The first new Intercity Express Trains for GWR’s Devon and Cornwall route have rolled off the production plant in Italy and will soon begin their rare journey across Europe to the UK.
The trains will also allow GWR to preserve direct services from Bedwyn and Hungerford; as well as serve routes towards Oxford and beyond to the North Cotswolds.
Mark Hopwood, Managing Director at Great Western Railways, said:
“We know how important the railway is to the economies and communities of the South West, and today marks another significant milestone in delivering the improvements we know our passengers wish to see.
“These trains have been privately financed and will help us deliver faster, more frequent services into the South West with no cost to the taxpayer.”
The IETs will leave Hitachi’s factory in Italy before travelling by rail through Austria, Germany, and France, arriving days later in the UK via the Channel Tunnel.
Two trains, the first with fully finished interiors, will join three prototype trains already being tested in the South West after their pan-European journey is complete.
Intercity Express Trains transforming GWR routes
Last year, the first wave of Intercity Express Trains began running on the historic Great Western main line, between London and key UK cities including Reading, Swindon, Bath, Bristol and Cardiff. Production of these trains is continuing in the UK at Newton Aycliffe, County Durham.
From summer 2018 a second wave, of 36 modern Intercity Express Trains, will begin running from London Paddington, via Reading, Wiltshire, Somerset, along coastal routes in Devon and Cornwall and as far south as Penzance. Due to Hitachi’s UK factory being at full capacity, these trains are being built in Pistoia, Tuscany.
The Intercity Express Train harnesses Hitachi’s pioneering Japanese bullet train technology, known for its quality and reliability. It has also been designed to withstand the region’s variable weather conditions, including routes along the Dawlish coast.
Passengers can expect more seats, more frequent services, better on-board facilities and shorter journey times, saving as much as 14 minutes between London Paddington and Penzance.
Passengers will also benefit from new on-board technology, including real-time journey updates and seat reservation screens.
The entire fleet is fitted with hybrid technology, allowing trains to use both diesel and electric power, meaning passengers can enjoy the benefits of new trains as soon as possible.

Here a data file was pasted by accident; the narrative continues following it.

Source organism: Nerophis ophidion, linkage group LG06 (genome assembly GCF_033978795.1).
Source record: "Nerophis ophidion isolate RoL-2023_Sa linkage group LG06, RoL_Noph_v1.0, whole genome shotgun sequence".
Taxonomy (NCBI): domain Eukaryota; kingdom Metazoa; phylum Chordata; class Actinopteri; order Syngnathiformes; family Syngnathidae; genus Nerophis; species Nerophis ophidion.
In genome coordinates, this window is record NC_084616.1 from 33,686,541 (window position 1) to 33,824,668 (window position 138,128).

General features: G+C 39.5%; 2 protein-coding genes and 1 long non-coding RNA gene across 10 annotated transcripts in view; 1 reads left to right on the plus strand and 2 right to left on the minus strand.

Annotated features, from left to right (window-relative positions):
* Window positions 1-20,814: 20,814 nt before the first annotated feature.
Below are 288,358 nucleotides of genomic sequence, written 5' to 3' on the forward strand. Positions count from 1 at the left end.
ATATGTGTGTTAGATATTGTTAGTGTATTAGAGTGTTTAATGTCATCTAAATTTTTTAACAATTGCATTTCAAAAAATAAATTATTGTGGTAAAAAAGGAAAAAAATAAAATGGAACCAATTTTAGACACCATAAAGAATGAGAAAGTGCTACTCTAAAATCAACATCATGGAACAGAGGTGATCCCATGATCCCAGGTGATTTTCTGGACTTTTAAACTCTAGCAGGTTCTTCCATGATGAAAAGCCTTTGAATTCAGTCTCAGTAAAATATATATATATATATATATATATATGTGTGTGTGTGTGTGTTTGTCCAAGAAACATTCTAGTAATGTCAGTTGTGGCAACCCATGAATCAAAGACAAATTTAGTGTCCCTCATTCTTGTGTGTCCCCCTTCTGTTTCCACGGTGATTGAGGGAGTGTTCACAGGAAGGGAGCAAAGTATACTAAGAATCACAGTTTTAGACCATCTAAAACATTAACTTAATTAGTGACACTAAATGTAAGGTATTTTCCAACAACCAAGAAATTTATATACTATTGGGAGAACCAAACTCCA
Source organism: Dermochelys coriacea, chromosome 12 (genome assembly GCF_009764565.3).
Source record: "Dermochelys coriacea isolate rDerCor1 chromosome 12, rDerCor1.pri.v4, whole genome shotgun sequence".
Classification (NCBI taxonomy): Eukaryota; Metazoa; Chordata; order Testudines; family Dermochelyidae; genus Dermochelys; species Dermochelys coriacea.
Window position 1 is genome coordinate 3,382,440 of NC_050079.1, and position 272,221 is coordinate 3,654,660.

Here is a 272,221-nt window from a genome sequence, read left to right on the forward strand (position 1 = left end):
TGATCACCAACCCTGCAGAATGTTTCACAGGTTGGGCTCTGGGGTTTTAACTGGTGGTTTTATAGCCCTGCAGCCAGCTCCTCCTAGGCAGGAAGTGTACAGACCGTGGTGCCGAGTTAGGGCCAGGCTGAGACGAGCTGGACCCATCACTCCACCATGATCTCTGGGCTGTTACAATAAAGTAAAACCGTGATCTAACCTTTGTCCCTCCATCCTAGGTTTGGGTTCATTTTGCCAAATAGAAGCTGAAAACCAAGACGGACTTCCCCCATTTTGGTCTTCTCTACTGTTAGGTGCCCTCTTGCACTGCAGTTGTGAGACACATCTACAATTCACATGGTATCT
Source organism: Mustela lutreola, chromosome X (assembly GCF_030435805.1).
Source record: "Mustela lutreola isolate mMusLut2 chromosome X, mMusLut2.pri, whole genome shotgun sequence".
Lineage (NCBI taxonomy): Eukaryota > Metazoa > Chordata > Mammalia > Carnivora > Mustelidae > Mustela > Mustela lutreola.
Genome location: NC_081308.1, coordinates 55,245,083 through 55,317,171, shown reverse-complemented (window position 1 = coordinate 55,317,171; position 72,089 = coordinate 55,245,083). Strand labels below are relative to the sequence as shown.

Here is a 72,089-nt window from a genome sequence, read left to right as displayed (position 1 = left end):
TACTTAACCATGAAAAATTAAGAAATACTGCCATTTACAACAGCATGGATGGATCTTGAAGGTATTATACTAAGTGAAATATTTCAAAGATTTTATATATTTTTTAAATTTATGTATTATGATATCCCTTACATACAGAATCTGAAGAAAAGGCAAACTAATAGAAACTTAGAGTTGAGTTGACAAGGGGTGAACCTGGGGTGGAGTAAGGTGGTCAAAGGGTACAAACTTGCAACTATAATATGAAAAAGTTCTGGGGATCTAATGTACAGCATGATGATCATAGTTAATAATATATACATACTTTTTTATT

Parts supplied from South West businesses
The new trains are seen as a boost for regional economies along the route, providing greater connectivity for businesses and tourist destinations.
GWR’s order of the new fleet has also had a direct impact on firms in the region. Businesses located along the Great Western route were chosen by Hitachi to supply parts for the new Intercity Express trains:
- Floors from Cornwall (Tiflex)
- Pantographs from Somerset (Brecknell Willis)
- Braking systems from Wiltshire (Knorr-Bremse)
Berry Sas, Projects Director at Hitachi Rail Europe, said:
“We are proud to see our factories producing high quality trains for the South West using parts sourced from the UK. A strong British supply chain is used in both our UK and Italian factories, and we are delighted to award big contracts to suppliers based along the GWR route”
“The test programme is moving apace ahead of summer entry into service, when passengers will enjoy the benefits of modern intercity trains”
Mary Kenny, Chief Executive Officer at Eversholt Rail, who are financing the deal said:
“Eversholt Rail has invested £497m in these new Class 802 trains, built by Hitachi Rail for operation on Great Western Railway, to modernize the rail connection and passenger experience from Devon and Cornwall to London. The despatch of the first completed trains from Hitachi Rail’s Pistoia’s works marks a significant milestone in the project for all parties and stakeholders.”
Notes to editors
The two five carriage trains (802003 and 802004) will leave Italy in the coming weeks, arriving days later at Hitachi’s West London depot.
The trains will be hauled by rail across Europe before arriving in the UK via the Channel Tunnel. They are expected in the South West for testing within weeks.
Two five carriage (802001 and 802002) and one nine carriage (802101) prototypes have been testing in the South West since Summer 2017. The test programme is based out of Hitachi’s newly built depot in Bristol.
Great Western Railway (GWR) provides high speed, commuter, regional and branch line train services. We help over 100 million passengers reach their destinations every year - across South Wales, the West Country, the Cotswolds, and large parts of Southern England.
We’re currently seeing the biggest investment in the network since Brunel so we can offer more trains, more seats, and shorter, more frequent journeys and continue the network’s heritage of helping connect more businesses to new and prosperous markets. Through a series of initiatives we aim to be a good neighbour to the communities we serve and are committed to making a positive social impact in those regions. Learn how we're Building a Greater West at GWR.com. GWR is a FirstGroup company.